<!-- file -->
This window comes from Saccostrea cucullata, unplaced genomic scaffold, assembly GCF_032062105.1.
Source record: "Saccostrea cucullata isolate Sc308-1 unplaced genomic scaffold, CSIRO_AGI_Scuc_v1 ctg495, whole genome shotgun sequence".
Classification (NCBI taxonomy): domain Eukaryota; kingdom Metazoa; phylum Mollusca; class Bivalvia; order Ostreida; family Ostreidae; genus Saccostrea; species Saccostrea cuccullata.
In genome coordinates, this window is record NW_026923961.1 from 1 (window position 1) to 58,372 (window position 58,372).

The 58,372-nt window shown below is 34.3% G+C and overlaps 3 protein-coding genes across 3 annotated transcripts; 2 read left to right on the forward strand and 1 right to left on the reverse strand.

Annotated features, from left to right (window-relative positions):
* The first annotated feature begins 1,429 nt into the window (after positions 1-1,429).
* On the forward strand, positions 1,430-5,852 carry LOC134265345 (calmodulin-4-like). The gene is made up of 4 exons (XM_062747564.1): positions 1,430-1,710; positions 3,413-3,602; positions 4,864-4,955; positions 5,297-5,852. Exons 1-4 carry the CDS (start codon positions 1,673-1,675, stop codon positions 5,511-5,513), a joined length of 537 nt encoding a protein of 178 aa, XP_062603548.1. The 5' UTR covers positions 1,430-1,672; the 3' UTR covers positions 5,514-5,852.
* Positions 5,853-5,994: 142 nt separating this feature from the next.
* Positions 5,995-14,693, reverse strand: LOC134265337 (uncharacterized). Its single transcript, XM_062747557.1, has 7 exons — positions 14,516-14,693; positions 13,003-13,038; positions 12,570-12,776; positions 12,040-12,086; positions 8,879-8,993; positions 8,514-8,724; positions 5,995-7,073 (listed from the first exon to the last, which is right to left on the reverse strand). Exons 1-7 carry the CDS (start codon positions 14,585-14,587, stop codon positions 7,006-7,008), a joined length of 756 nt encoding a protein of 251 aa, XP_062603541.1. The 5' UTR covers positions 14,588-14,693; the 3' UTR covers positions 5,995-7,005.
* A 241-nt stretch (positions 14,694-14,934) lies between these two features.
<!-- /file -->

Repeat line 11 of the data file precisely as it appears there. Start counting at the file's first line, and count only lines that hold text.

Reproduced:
* A 241-nt stretch (positions 14,694-14,934) lies between these two features.